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Instructor Class Description

Time Schedule:

Barbara E. Endicott
LIS 498
Seattle Campus

Special Topics

Library service and information science subject matter in seminars, workshops, or other appropriate formats. Topics vary and may be repeated for credit.

Class description

The course provides a conceptual overview of Information Assurance (IA) and what a qualified Information Assurance specialist should master. IA can be described as enterprise-wide computer security. This terminology has evolved from the concept of "computer security" as dependence on networks has altered our concepts of information system security to include, not only technology, but policies, procedures and the human factor, as well.

The course curriculum is designed for professionals responsible for the security of the physical and electronic components of information systems, including networks, operating systems, data and applications. Mastery of the material leads to improved decision-making capabilities for the IA professional. Students learn how vulnerabilities in information systems arise and gain an understanding of the evolving, asymmetric threats that these systems face. In addition, students learn from best practices in the Pacific Northwest cybersecurity practitioner community about the most effective controls for mitigating vulnerabilities.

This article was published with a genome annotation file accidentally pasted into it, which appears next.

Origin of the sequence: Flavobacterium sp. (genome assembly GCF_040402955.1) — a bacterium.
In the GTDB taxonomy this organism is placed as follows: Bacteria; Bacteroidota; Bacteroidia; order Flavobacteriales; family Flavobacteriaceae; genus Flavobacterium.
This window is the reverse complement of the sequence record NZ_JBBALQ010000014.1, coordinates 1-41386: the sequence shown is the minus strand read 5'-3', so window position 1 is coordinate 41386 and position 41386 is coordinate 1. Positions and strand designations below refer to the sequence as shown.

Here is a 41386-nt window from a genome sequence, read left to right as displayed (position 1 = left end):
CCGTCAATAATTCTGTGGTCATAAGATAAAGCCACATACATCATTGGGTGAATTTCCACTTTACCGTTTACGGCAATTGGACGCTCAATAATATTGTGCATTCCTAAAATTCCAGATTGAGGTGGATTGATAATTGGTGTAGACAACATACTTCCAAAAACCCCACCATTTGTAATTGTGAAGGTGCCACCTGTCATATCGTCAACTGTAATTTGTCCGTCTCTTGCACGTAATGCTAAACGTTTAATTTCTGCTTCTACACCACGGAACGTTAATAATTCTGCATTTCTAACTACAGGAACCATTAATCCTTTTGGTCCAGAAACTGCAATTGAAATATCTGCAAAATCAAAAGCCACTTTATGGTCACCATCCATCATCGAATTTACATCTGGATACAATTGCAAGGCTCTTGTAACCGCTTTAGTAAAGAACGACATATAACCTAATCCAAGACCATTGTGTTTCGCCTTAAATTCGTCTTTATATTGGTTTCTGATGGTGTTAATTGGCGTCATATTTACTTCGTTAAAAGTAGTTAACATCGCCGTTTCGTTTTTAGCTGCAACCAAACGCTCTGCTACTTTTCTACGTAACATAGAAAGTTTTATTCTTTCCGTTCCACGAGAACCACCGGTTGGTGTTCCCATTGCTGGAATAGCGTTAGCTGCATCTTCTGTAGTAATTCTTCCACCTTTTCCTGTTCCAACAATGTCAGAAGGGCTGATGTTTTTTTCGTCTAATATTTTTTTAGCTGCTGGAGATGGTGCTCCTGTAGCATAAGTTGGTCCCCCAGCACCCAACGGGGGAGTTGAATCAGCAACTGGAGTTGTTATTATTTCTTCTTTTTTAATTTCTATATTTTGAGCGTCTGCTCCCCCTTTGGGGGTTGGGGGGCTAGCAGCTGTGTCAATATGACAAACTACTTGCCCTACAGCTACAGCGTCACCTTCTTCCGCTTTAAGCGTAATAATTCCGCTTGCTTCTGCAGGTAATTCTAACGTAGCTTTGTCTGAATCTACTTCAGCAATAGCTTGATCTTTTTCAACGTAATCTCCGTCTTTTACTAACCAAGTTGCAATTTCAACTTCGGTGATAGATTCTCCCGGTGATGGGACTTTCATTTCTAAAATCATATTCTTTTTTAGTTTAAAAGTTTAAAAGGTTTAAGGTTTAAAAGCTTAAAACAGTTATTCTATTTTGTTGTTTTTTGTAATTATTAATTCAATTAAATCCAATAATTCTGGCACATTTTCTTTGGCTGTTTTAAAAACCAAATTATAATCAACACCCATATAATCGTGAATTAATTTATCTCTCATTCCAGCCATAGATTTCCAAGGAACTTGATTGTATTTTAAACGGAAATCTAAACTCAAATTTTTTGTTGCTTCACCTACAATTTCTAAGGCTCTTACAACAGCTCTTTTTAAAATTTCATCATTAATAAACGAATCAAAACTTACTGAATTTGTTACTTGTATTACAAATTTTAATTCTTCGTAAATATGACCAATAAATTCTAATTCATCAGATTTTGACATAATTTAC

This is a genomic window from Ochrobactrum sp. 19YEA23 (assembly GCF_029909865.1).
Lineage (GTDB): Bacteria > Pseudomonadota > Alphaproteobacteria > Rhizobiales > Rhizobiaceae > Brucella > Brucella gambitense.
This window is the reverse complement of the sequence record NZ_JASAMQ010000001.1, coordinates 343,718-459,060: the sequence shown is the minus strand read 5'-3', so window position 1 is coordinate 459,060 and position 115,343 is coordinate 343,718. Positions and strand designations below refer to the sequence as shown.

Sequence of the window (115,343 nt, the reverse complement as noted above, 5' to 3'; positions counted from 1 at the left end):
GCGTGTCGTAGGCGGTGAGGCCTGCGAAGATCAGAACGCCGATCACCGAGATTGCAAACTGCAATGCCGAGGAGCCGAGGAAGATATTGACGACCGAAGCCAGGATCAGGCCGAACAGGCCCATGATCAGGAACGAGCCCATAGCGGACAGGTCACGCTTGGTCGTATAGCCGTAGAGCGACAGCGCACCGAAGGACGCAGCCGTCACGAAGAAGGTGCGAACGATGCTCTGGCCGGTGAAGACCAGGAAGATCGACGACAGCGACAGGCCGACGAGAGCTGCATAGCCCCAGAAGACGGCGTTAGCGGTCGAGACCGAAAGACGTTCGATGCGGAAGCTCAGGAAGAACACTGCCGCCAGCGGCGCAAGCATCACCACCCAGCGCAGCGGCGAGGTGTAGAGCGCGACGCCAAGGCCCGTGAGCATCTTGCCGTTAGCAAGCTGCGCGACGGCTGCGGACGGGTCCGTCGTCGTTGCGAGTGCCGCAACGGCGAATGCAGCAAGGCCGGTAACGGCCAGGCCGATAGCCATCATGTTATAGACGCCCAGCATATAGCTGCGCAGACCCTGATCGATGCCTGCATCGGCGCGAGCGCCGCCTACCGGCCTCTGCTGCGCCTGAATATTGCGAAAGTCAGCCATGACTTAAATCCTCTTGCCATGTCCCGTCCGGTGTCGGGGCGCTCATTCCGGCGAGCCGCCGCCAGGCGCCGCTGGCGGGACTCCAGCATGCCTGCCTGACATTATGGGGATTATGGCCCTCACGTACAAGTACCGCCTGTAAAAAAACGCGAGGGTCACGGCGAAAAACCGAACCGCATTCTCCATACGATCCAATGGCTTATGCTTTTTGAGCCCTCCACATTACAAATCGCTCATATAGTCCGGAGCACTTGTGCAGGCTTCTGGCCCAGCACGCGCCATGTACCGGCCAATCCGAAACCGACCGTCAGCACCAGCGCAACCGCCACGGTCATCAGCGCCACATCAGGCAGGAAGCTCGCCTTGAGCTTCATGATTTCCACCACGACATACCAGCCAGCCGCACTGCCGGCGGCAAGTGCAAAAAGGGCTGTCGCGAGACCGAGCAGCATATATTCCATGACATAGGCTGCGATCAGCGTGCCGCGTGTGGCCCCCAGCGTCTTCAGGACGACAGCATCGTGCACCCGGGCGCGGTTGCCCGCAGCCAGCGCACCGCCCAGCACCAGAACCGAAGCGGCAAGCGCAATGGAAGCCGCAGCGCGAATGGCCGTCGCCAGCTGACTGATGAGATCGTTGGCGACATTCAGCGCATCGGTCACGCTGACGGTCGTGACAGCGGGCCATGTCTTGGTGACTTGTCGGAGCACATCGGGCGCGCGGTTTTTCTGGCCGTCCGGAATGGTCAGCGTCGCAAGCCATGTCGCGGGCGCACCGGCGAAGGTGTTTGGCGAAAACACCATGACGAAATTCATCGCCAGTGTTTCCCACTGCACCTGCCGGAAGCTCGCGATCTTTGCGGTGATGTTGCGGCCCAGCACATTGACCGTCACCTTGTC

Instruction is complemented by presentations from local experts committed to raising awareness of the critical computer security problems that pose threats to organizational IA. This will allow students to expand their professional network and enhance their careers.

The course meets the training standards described in CNSS no. 4011 and 4014 and is offered under the auspices of the NSA Center for Information Assurance and Cybersecurity at the UW. In addition, the material covered can be used as an overview for studying for the CISSP exam. At the end of the course, students may choose to sit for the test.

Student learning goals

General method of instruction

The course will be taught through lectures, complemented with guest speakers who will bring the practitioner's views into the classroom.

Recommended preparation

Assignments are due the date indicated in the syllabus, unless otherwise stated by the instructor. 5%/day late penalty for late assignments. Assignments over a week late not accepted. No exceptions, unless absence approved in advance.

Maintain the pace of the class.

Class assignments and grading

Overview of Course Assignment Grading Assignment Percentage Homework 1a: (individual) Acquire/Download/Install UWICK 5% Homework 1b: (individual) Experiments w/ PC Protection Software 10% Homework 2a & b: (individual) Security Analysis Assignment 20% Homework 3: (individual) Computer Forensics Assignment 15% Discussion Topics 15%* Final Project--Report 20%* Final Project--Presentation 10%* Final Self-Exam (optional) 0% Participation 5% TOTAL 100%

* These items are team efforts

Assignment rubrics are given in the syllabus along with a description of each assignment.


The information above is intended to be helpful in choosing courses. Because the instructor may further develop his/her plans for this course, its characteristics are subject to change without notice. In most cases, the official course syllabus will be distributed on the first day of class.
Last Update by Barbara E. Endicott
Date: 09/26/2005